Wednesday, July 05, 2006

Offense, Defense, and History

A prominent Minnesotan recently (June 23) advocated a preemptive strike against a North Korean missle that could reach the U.S.

Former Vice President Walter Mondale said Friday in Minneapolis that he supports a preemptive U.S. strike against a North Korean missile, saying the United States should tell North Korea to dismantle the missile or "we are going to take it out."

"I think it would end the nuclear long-range dreams of this dangerous country," said Mondale, who was the 1984 Democratic presidential nominee and a former U.S. ambassador to Japan.

Hmm. How did the former vice president feel about missle defense when he ran for president in 1984? Here was the second presidential debate:

... Defense Department said to get there we would have to solve eight problems, each of which are more difficult than the atomic bomb and the Manhattan Project. It would cost something like a trillion dollars to test and deploy weapons. The second thing is this all assumes that the Soviets wouldn't respond in kind, and they always do. We don't get behind, they won't get behind and that's been the tragic story of the arms race. We have more at stake in space satellites than they do. If we could stop right now the testing and the deployment of these space weapons and the President's proposals go clear beyond research. If it was just research, we wouldn't have any argument, because maybe some day somebody will think of something. But to commit this nation to a buildup of anti-satellite and space weapons at this time in their crude state would bring about an arms race that's very dangerous indeed. One final point: The most dangerous aspect of this proposal is for the first time we would delegate to computers the decision as to whether to start a war. That's dead wrong. There wouldn't be time for a President to decide. It would be decided by these remote computers. It might be an oil fire, it might be a jet exhaust, the computer might decide it's a missile and off we go. Why don't we stop this madness now and draw a line and keep the heavens free from war?

... Now, why do I support the freeze? Because this ever-rising arms race madness makes both nations less secure, it's more difficult to defend this nation, it is putting a hair trigger on nuclear war. This Administration, by going into the Star Wars system, is going to add a dangerous new escalation. We have to be tough on the Soviet Union, but I think the American people and the people of the Soviet Union want it to stop.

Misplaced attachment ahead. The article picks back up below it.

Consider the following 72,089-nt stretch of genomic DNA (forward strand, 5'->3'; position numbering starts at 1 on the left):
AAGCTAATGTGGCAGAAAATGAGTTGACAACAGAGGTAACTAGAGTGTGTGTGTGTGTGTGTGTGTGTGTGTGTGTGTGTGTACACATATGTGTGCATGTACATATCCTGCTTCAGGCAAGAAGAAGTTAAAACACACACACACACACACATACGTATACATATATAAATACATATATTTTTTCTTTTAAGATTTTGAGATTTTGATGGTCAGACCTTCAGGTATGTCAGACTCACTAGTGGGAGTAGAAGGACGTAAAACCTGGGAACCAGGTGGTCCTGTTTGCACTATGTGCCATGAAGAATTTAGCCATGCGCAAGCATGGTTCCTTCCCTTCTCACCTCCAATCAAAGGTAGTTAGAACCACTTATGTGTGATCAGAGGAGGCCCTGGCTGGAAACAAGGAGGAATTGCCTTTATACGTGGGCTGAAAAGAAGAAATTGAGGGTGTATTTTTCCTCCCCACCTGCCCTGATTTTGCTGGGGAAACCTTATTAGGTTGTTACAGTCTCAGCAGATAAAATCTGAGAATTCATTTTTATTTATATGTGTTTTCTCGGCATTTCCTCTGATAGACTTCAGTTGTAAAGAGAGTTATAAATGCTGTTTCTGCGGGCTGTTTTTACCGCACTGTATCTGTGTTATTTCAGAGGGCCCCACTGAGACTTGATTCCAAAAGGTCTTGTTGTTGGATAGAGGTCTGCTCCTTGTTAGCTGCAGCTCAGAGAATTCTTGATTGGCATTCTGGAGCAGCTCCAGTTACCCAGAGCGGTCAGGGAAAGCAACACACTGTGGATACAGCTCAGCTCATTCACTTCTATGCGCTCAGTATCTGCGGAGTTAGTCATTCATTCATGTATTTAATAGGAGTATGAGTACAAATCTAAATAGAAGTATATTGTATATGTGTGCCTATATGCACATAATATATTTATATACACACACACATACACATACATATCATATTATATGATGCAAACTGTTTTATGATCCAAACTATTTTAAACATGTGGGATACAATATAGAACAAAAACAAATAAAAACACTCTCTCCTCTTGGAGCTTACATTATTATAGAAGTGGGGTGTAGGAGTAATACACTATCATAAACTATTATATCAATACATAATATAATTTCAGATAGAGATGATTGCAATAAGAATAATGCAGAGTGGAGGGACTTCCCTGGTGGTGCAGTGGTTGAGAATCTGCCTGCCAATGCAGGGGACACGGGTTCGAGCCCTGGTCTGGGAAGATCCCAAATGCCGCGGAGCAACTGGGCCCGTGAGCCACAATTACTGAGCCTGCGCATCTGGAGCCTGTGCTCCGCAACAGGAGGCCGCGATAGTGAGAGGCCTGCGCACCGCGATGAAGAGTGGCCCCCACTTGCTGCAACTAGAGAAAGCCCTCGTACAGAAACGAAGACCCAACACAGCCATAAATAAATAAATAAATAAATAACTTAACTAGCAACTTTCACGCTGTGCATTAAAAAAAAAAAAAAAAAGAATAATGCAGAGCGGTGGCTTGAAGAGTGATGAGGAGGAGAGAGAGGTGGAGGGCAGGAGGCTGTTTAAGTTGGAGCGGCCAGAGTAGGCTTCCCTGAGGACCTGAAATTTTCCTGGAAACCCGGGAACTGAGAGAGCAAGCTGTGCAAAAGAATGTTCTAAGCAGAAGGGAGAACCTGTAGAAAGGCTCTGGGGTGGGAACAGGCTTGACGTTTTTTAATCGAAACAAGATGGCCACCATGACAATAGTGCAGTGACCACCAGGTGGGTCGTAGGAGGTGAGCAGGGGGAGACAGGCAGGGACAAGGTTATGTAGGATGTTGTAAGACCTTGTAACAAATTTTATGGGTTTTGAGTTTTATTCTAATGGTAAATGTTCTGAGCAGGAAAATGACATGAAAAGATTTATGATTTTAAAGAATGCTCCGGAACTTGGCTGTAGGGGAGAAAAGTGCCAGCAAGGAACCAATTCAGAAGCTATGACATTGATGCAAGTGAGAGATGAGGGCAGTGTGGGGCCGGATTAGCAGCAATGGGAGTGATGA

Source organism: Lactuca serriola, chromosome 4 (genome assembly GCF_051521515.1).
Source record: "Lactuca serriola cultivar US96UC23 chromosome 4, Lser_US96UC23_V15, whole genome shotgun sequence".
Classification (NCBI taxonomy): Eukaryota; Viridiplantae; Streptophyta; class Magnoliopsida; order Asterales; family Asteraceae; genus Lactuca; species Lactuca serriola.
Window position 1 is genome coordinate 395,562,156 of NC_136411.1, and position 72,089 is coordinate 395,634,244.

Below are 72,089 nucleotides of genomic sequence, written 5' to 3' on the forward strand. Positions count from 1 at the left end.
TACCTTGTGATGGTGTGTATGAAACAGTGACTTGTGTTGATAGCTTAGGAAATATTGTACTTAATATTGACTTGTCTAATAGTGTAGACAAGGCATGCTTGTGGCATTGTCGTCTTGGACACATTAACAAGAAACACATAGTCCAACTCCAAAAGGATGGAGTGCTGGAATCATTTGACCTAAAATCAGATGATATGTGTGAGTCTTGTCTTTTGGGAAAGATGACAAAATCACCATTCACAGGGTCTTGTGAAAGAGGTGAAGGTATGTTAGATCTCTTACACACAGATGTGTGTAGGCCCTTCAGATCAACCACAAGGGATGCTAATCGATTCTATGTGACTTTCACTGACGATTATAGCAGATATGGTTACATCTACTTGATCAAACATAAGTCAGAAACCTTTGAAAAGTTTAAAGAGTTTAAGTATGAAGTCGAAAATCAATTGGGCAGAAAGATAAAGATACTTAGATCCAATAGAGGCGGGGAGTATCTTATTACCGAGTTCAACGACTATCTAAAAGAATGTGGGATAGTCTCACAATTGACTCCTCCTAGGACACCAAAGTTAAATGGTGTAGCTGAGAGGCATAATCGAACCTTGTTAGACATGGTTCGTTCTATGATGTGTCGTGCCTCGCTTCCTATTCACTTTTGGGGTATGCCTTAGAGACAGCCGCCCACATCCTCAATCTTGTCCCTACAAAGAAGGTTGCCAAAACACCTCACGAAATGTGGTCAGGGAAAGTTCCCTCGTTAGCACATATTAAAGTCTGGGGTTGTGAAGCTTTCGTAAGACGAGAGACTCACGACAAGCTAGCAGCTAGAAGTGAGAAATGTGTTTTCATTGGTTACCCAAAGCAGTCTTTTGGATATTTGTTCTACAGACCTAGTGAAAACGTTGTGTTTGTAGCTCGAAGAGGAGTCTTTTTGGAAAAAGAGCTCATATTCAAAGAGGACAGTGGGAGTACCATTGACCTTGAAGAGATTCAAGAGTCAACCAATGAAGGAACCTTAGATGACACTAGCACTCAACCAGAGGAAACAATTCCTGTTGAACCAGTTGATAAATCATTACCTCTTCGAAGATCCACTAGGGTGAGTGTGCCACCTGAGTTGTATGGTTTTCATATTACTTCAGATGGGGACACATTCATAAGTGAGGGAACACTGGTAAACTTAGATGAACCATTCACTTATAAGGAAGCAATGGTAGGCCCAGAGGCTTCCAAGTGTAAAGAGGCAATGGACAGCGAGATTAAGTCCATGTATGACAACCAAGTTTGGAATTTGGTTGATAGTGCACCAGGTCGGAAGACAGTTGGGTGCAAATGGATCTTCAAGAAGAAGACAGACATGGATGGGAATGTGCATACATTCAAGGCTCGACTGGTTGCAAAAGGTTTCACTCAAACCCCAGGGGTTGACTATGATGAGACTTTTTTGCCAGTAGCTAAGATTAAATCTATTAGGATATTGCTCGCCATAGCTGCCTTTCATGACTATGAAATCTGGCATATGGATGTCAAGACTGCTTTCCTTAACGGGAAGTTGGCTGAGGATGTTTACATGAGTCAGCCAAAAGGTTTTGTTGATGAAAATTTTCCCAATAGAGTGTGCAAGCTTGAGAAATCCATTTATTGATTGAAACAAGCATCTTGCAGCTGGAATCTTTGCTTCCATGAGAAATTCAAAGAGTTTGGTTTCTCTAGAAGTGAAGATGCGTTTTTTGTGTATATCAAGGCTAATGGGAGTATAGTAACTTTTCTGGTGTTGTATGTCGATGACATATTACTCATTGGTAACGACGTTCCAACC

OK. The debate was over space-based weapons, right? So it didn't concern our current missle defense, did it? Here was President Reagan's response in the debate:

...but when you keep star-warring it - I never suggested where the weapons should be or what kind. I'm not a scientist. I said, and the Joint Chiefs of Staff agreed with me, that it was time for us to turn our research ability to seeing if we could not find this kind of a defensive weapon. And suddenly somebody says, oh, it's got to be up there - star wars - and so forth. I don't know what it would be, but if we can come up with one, I think the world will be better off.


And Mondale's dismissive rebuttal:

Well, that's what a President's supposed to know - where those weapons are going to be. If they're space weapons, I assume they'll be in space. If they're antisatellite weapons, I assume they're going to be armed against any satellite. Now, this is the most dangerous technology that we possess. The Soviets try to spy on us - steal this stuff - and to give them technology of this kind, I disagree with. You haven't just accepted research, Mr. President, you've set up a strategic defense initiative and agency. You're beginning to test. You're talking about deploying. You're asking for a budget of some $30 billion for this purpose. This is an arms escalation, and we will be better off - far better off - if we stop right now, because we have more to lose in space than they do. If someday somebody comes along with an answer, that's something else, but that there would be an answer in our lifetime is unimaginable. Why do we start things that we know the Soviets will match and make us all less secure? That's what a President is for.

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